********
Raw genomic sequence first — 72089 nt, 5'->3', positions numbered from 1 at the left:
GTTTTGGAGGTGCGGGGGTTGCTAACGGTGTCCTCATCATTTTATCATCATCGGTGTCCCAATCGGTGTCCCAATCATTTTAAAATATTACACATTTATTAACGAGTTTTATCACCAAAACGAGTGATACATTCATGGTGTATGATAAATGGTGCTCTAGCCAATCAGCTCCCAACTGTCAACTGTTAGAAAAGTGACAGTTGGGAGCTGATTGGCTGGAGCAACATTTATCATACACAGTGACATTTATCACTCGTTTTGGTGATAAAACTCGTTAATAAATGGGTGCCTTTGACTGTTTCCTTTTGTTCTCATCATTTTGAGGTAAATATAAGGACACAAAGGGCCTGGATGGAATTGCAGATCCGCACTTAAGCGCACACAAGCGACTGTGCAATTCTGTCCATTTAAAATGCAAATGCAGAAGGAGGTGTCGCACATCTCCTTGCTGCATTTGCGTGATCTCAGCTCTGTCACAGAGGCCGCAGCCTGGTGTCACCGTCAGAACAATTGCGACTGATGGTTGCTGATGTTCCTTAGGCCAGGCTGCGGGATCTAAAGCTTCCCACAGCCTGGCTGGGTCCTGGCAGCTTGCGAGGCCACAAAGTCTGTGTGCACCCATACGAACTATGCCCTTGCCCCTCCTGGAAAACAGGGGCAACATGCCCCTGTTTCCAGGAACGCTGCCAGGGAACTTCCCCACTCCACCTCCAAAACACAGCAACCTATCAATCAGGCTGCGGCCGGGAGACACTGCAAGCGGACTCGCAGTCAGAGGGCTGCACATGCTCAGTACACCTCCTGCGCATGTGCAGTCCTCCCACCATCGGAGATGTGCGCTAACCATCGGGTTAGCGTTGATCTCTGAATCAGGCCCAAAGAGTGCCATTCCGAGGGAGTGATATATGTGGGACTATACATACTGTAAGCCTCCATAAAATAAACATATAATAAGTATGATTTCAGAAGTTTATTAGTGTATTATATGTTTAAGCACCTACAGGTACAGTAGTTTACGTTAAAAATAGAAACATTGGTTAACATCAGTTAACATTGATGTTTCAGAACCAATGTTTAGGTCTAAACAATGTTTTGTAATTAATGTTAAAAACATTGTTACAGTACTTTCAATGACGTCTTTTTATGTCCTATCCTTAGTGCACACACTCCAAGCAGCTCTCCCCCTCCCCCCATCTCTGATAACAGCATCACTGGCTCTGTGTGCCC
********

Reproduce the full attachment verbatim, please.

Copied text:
Raw genomic sequence first — 72089 nt, 5'->3', positions numbered from 1 at the left:
GTTTTGGAGGTGCGGGGGTTGCTAACGGTGTCCTCATCATTTTATCATCATCGGTGTCCCAATCGGTGTCCCAATCATTTTAAAATATTACACATTTATTAACGAGTTTTATCACCAAAACGAGTGATACATTCATGGTGTATGATAAATGGTGCTCTAGCCAATCAGCTCCCAACTGTCAACTGTTAGAAAAGTGACAGTTGGGAGCTGATTGGCTGGAGCAACATTTATCATACACAGTGACATTTATCACTCGTTTTGGTGATAAAACTCGTTAATAAATGGGTGCCTTTGACTGTTTCCTTTTGTTCTCATCATTTTGAGGTAAATATAAGGACACAAAGGGCCTGGATGGAATTGCAGATCCGCACTTAAGCGCACACAAGCGACTGTGCAATTCTGTCCATTTAAAATGCAAATGCAGAAGGAGGTGTCGCACATCTCCTTGCTGCATTTGCGTGATCTCAGCTCTGTCACAGAGGCCGCAGCCTGGTGTCACCGTCAGAACAATTGCGACTGATGGTTGCTGATGTTCCTTAGGCCAGGCTGCGGGATCTAAAGCTTCCCACAGCCTGGCTGGGTCCTGGCAGCTTGCGAGGCCACAAAGTCTGTGTGCACCCATACGAACTATGCCCTTGCCCCTCCTGGAAAACAGGGGCAACATGCCCCTGTTTCCAGGAACGCTGCCAGGGAACTTCCCCACTCCACCTCCAAAACACAGCAACCTATCAATCAGGCTGCGGCCGGGAGACACTGCAAGCGGACTCGCAGTCAGAGGGCTGCACATGCTCAGTACACCTCCTGCGCATGTGCAGTCCTCCCACCATCGGAGATGTGCGCTAACCATCGGGTTAGCGTTGATCTCTGAATCAGGCCCAAAGAGTGCCATTCCGAGGGAGTGATATATGTGGGACTATACATACTGTAAGCCTCCATAAAATAAACATATAATAAGTATGATTTCAGAAGTTTATTAGTGTATTATATGTTTAAGCACCTACAGGTACAGTAGTTTACGTTAAAAATAGAAACATTGGTTAACATCAGTTAACATTGATGTTTCAGAACCAATGTTTAGGTCTAAACAATGTTTTGTAATTAATGTTAAAAACATTGTTACAGTACTTTCAATGACGTCTTTTTATGTCCTATCCTTAGTGCACACACTCCAAGCAGCTCTCCCCCTCCCCCCATCTCTGATAACAGCATCACTGGCTCTGTGTGCCC